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Part 1: Defense, not goaltenders, among Blue Jackets glaring issues

There seems to be misguided blame going around the true Blue Jackets culprits this season.

New York Rangers v Columbus Blue Jackets Photo by Jamie Sabau/NHLI via Getty Images

I came into this article with the intention of explaining why the defense, not the Blue Jackets goaltenders, are the true culprit of what’s going wrong with the team so far this season. While I didn’t specifically delve into the numbers behind the net minders just yet, I take a look at some of the contributing factors as to why the defense might be struggling.

When things are going well in sports, everything might seem like a great big party, as players and coaches are heaped with praise. Perhaps the weaknesses of a team are even masked by the wins if they’re rolling in with consistency.

On the contrary, when things are going wrong, there’s plenty of blame to go around. Especially when it’s the latter, the true culprit of bad play may be masked for whatever reason, and the anger and blame often tends to be misplaced by the fanbase and pointed at the wrong figures.

Or in this case, the wrong position.

The Good

The Columbus Blue Jackets are coming off a nice win 3-0 over the Nashville Predators Thursday night — check out Rachel’s recap here — so I assume for one day at least, any flaming tempers among fans in CBJ land are cooled and calm. Especially considering the response of last night’s game following Monday’s 7-3 shellacking to the Carolina Hurricanes.

And why not? A win is a win and anyone will take winning ugly over losing pretty.

Beyond the box score

We all know not to read the Facebook comments, especially when things are bad.

Following Monday’s loss to the Hurricanes, I saw at least one comment placing the direct onus of bad play that night, and what ultimately amounted in large part to bad defense, squarely on the goaltender’s broad shoulders. And that seems to be a constant theme for some throughout the season.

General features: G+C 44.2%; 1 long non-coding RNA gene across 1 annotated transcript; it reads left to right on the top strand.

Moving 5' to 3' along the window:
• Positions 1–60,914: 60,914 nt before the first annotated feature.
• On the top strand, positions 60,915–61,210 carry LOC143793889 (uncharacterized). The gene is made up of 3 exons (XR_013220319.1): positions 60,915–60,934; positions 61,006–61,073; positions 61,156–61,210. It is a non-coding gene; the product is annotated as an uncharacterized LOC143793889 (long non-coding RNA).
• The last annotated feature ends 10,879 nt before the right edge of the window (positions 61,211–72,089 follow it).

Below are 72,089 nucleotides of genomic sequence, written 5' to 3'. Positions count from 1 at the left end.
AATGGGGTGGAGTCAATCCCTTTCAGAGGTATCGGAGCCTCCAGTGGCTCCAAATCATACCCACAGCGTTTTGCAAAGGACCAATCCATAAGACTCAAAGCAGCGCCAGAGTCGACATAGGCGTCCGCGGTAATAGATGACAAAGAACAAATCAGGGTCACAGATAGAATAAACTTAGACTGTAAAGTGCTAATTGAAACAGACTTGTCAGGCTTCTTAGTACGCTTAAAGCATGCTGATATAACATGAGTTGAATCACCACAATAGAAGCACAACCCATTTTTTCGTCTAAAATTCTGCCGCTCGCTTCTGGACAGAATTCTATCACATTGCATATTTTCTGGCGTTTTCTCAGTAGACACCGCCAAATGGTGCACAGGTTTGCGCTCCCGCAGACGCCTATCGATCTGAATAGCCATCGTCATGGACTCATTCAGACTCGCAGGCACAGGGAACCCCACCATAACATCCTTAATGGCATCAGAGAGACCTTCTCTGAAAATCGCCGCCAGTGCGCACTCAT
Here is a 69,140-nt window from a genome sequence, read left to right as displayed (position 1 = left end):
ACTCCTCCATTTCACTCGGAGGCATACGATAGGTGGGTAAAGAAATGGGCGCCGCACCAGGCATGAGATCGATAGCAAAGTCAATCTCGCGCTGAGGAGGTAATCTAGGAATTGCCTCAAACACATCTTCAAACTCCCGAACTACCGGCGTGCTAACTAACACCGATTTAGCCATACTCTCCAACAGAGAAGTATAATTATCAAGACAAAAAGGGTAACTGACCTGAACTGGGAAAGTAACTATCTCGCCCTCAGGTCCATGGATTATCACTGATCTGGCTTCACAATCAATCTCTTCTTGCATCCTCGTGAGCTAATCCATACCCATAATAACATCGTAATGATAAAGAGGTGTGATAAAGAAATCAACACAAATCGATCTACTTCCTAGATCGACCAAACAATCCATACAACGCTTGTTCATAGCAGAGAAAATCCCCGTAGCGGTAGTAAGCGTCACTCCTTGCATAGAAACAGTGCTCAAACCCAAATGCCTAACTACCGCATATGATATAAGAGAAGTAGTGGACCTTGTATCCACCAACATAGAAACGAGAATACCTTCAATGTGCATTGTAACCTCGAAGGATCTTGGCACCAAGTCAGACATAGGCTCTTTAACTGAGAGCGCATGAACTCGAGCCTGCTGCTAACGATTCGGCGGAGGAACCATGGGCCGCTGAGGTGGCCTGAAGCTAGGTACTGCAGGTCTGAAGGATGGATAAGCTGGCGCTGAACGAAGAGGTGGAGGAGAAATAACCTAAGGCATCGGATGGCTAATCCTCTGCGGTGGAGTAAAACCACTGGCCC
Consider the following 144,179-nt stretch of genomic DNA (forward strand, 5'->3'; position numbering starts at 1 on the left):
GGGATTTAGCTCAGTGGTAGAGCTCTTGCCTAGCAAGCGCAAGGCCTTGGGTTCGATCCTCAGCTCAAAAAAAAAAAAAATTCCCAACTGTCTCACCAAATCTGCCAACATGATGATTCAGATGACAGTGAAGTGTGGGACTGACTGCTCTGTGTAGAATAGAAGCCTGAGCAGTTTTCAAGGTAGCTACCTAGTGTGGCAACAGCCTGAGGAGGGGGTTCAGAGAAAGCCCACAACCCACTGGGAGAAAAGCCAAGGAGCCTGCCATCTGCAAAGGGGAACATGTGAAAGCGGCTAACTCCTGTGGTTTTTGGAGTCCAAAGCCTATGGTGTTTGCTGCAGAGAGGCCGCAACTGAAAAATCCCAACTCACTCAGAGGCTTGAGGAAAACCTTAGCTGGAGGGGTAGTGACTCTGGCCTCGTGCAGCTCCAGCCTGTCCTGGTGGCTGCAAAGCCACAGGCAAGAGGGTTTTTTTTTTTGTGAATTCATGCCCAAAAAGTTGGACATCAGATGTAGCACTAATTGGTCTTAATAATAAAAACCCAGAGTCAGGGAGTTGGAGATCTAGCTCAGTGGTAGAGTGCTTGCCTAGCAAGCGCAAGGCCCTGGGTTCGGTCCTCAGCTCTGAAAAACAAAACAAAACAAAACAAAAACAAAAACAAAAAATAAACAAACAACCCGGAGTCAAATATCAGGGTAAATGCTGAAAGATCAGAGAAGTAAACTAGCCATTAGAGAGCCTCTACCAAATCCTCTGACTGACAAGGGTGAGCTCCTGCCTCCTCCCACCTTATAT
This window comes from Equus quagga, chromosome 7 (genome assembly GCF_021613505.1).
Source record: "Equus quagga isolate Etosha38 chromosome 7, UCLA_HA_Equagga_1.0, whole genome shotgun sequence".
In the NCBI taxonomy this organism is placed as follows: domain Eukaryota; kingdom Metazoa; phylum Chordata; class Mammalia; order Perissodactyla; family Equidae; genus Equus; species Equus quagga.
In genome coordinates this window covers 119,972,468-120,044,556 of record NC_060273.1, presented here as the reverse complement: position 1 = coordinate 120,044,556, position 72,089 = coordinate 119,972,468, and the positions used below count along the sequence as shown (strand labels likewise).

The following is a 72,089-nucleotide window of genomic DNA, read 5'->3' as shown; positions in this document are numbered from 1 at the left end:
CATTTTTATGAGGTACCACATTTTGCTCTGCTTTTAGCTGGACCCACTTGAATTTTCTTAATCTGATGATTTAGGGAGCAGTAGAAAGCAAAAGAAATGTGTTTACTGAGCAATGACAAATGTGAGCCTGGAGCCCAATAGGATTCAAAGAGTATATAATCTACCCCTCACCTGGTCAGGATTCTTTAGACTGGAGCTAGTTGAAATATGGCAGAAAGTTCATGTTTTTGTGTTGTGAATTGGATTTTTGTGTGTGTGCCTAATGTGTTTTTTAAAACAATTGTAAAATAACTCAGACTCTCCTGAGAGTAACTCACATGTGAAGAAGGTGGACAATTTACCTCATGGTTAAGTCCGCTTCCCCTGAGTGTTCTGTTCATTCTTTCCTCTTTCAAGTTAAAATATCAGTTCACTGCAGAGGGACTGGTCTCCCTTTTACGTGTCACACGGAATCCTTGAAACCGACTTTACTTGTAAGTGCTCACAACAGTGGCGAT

It is pretty easy to look at games like Monday’s 7-3 loss to the ‘Canes and right away blame the goalie — the last line of defense — for not stopping the black piece of rubber coming at you from all angles more often than not. That game was just a microcosm of the season to date.

And just like Korpisalo might have been blamed for Monday’s loss by some people, you would rightfully assume Elvis Merzlikins would be universally praised for last night’s shutout victory over the Predators.

Merzlikins made all 32 saves and it was his first start since Jan. 31. He had a great game and was the beneficiary of some weird, flukey goals by his teammates. All I can say about that is Finally! because Lord knows how often the Blue Jackets have been on the wrong end of any goals bouncing their way.

Cam Atkinson has been hot, and as is often the case when you’re hot, the puck bounced his way past Juuse Saros. Then Max Domi’s goal — reviewed for potentially hitting the linesman on the way into the net — stood up against review, and Eric Robinson’s empty-netter sealed the victory.

But just as those might have been so quick to blame Korpisalo for ultimately letting in five goals before exiting early in Monday night’s game, and Merzlikins also letting in two in relief, there’s more that meets the eye. Just like Merzlikins was sensational last night, there were some ugly trends that still present themselves on a game-to-game basis. Albeit, last night was a much better representation of what this Blue Jackets team is trying to do as they look to get back to their defensive identity.

In last night’s win, when you look at the underlying numbers, the Predators actually won some of the numbers battles including Corsi and shots: